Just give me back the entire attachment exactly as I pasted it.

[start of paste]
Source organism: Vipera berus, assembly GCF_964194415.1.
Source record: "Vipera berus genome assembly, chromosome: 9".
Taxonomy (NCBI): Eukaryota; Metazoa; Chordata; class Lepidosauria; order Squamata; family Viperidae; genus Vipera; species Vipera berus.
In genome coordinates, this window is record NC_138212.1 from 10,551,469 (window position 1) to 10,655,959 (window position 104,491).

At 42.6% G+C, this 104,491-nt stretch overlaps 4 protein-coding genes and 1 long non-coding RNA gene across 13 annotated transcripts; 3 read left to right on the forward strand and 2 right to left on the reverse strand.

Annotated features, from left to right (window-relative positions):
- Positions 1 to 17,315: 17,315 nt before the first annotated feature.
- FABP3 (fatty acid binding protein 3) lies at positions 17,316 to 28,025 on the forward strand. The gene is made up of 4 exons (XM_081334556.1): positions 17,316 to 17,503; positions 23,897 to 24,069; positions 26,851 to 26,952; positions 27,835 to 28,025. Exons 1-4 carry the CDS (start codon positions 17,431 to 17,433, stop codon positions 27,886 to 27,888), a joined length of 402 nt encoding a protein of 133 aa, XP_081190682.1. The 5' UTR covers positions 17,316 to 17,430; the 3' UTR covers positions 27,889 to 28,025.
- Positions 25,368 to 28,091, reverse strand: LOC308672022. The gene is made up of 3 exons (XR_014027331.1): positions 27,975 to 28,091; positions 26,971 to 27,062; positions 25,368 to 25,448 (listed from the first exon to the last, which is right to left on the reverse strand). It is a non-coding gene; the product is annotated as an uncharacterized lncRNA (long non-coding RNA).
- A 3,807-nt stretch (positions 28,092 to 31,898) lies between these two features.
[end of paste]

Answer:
Source organism: Vipera berus, assembly GCF_964194415.1.
Source record: "Vipera berus genome assembly, chromosome: 9".
Taxonomy (NCBI): Eukaryota; Metazoa; Chordata; class Lepidosauria; order Squamata; family Viperidae; genus Vipera; species Vipera berus.
In genome coordinates, this window is record NC_138212.1 from 10,551,469 (window position 1) to 10,655,959 (window position 104,491).

At 42.6% G+C, this 104,491-nt stretch overlaps 4 protein-coding genes and 1 long non-coding RNA gene across 13 annotated transcripts; 3 read left to right on the forward strand and 2 right to left on the reverse strand.

Annotated features, from left to right (window-relative positions):
- Positions 1 to 17,315: 17,315 nt before the first annotated feature.
- FABP3 (fatty acid binding protein 3) lies at positions 17,316 to 28,025 on the forward strand. The gene is made up of 4 exons (XM_081334556.1): positions 17,316 to 17,503; positions 23,897 to 24,069; positions 26,851 to 26,952; positions 27,835 to 28,025. Exons 1-4 carry the CDS (start codon positions 17,431 to 17,433, stop codon positions 27,886 to 27,888), a joined length of 402 nt encoding a protein of 133 aa, XP_081190682.1. The 5' UTR covers positions 17,316 to 17,430; the 3' UTR covers positions 27,889 to 28,025.
- Positions 25,368 to 28,091, reverse strand: LOC308672022. The gene is made up of 3 exons (XR_014027331.1): positions 27,975 to 28,091; positions 26,971 to 27,062; positions 25,368 to 25,448 (listed from the first exon to the last, which is right to left on the reverse strand). It is a non-coding gene; the product is annotated as an uncharacterized lncRNA (long non-coding RNA).
- A 3,807-nt stretch (positions 28,092 to 31,898) lies between these two features.